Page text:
In June, My Mac lost one of our own. Susan Howerter, columnist and author or the “Stocking Stuffer Steve book” passed away after a lengthy battle with cancer.
What does one say after losing someone like this? While Susan and I had never met in person, she had become a very dear friend, one I could confide in. Susan meant a lot to me, and indeed the entire staff, that news of her passing was like a bucket of ice-cold water in our faces.
Susan first came to my attention in August 1997. At the time, we had a column titled “The Reader Voice” in which we let our readership send in their own samples for publication. This was one of the best ideas I had ever had, as it netted us not a few regular columnists, reviewers, and indeed friends for years to come. Susan send it an article titled “DUEX ex Machina” in August, hoping I would print it in the magazine. She had sent it to another Mac publication as well, but they passed. I was blown away! It was a brilliant piece of writing, so I not only published the piece in our September 1997 (#29) issue, I also asked her to join our staff as a regular writer. Happily, she agreed.
In October 1997, Susan began writing her ever-popular column “Out of the AppleCart.” Susan had so much ambition, in fact, that in November 1997, she also wrote a second column at My Mac, “Churning the AppleCart”
Churning continued on for a year, ending in October 1998, while Out of the AppleCart continued until May of this year.
Susan did not limit herself to just My Mac Magazine, however. She also wrote for the popular “MacTimes” website for a half year. Her column there, From The Desktop Dilettante, was very popular, and gained Susan even more fame in the Macintosh arena. Sadly, MacTimes feel on hardship, and Susan was forced to quit, focusing solely on My Mac and her new project, the book “The Stocking Stuffer Steve Book” (which you can still buy at http://www.macbookshop.com/stevebook2.html. All proceeds for the book will be sent to her Memorial Fund at Gage Park, and the book is only $2 plus $3 s&h (total $5.) Great price for such a great book)
Susan’s death hit hard. That in one of the reasons this issue is so late in coming out. When something like this happens, you sort of lose ambition to do creative things, especially when that creative thing reminds you of the reason for your grief.
I wanted to write a very eloquent prose here, to make everyone realize just how much of a talent the Macintosh world lost. Unfortunately, the words just don’t seem to come. So below, I will reprint what Russ Walkowich, our ex-Editor, wrote for our website.
We’ve all lost a friend today. Not just the staff of My Mac Magazine and the entire Macintosh community, but even beyond that. It is with the deepest regrets that we advise that Susan Howerter, an outstanding talented writer, educator and friend passed away after a long battle with cancer.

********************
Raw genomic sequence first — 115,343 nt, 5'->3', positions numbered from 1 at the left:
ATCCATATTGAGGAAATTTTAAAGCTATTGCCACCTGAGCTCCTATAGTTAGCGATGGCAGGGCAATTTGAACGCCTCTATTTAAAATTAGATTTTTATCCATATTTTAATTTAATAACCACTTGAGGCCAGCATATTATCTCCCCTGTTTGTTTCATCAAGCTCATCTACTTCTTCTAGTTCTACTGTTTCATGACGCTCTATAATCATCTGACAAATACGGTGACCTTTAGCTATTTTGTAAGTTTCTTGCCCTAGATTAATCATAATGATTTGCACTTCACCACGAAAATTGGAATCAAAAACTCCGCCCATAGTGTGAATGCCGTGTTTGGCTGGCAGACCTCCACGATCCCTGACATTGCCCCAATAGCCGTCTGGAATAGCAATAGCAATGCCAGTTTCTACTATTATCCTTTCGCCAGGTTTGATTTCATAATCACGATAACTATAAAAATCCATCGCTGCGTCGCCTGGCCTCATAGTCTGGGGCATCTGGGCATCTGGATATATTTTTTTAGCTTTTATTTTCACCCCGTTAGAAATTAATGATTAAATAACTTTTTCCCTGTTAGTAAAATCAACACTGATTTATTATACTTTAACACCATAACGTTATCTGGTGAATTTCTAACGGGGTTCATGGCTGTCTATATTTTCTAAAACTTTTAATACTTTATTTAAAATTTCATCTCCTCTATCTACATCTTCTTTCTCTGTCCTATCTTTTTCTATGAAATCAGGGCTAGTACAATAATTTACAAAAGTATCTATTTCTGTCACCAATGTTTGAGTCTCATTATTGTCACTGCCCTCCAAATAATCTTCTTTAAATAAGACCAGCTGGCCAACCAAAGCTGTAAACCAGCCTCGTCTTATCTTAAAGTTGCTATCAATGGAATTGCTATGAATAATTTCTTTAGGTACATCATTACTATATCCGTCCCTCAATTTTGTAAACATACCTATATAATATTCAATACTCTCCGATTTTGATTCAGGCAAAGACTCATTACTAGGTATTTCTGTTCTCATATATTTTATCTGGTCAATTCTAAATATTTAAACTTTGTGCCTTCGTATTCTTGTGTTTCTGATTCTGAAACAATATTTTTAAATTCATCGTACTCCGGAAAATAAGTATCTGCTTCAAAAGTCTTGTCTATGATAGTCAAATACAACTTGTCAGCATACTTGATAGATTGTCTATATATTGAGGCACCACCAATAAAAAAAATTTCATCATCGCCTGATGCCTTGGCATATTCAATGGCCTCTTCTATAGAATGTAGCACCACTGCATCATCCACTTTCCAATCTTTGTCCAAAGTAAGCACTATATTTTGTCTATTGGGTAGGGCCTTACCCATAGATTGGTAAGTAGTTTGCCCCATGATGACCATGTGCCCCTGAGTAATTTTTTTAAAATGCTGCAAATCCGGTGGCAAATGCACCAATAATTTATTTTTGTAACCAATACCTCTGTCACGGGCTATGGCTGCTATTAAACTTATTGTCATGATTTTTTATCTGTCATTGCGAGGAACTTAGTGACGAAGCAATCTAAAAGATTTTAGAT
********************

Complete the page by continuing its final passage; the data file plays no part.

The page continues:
Susan took great delight in writing. She called it spreading her wings. Spread her wings she did… by her prolific writings, by making us look at things differently, by using new words (which she often made up to fit her stories and which the editors learned to look forward to each month) and by her determination and courage. She did not let her readers know of what was happening, continued her writing and kept her positive attitude towards everything up until her passing.
She will always be a part of My Mac. We won’t forget you Susan.
Those wishing to make contributions may be make them to the Howerter family for a purchase of a memorial at Gage Park and sent to (care of):
Penwell-Gabel Mid-Town Chapel.
1321 SW 10th
This issue marks the first time I have ever reprinted something originally written by one of our writers for another Mac website. I am reprinting Susan’s MacTimes columns. I did try to get permission from MacTimes, but they were impossible to contact. So if anyone at MacTimes is reading, my apologies for reprinting Susan’s work here, though under the circumstances, I am sure you understand.
One final note:
Susan, I know that you have been watching us since you left us. I know you realize how much we cared for you, loved you, and respected you. I also know you wanted to see My Mac continue long after your passing, and I will try. The last few emails you sent me are still in my in-box, and I will take your council to heart.
Thank you for all your friendship. I am a better person for knowing you. Thank you for sharing your gift with us. You told me that writing was something you had always wanted to do, a lifelong dream come true. You thanked me in your last message for making it happen, for giving you the outlet you always wanted. The truth is, it was me who should have thanked you.
I miss you.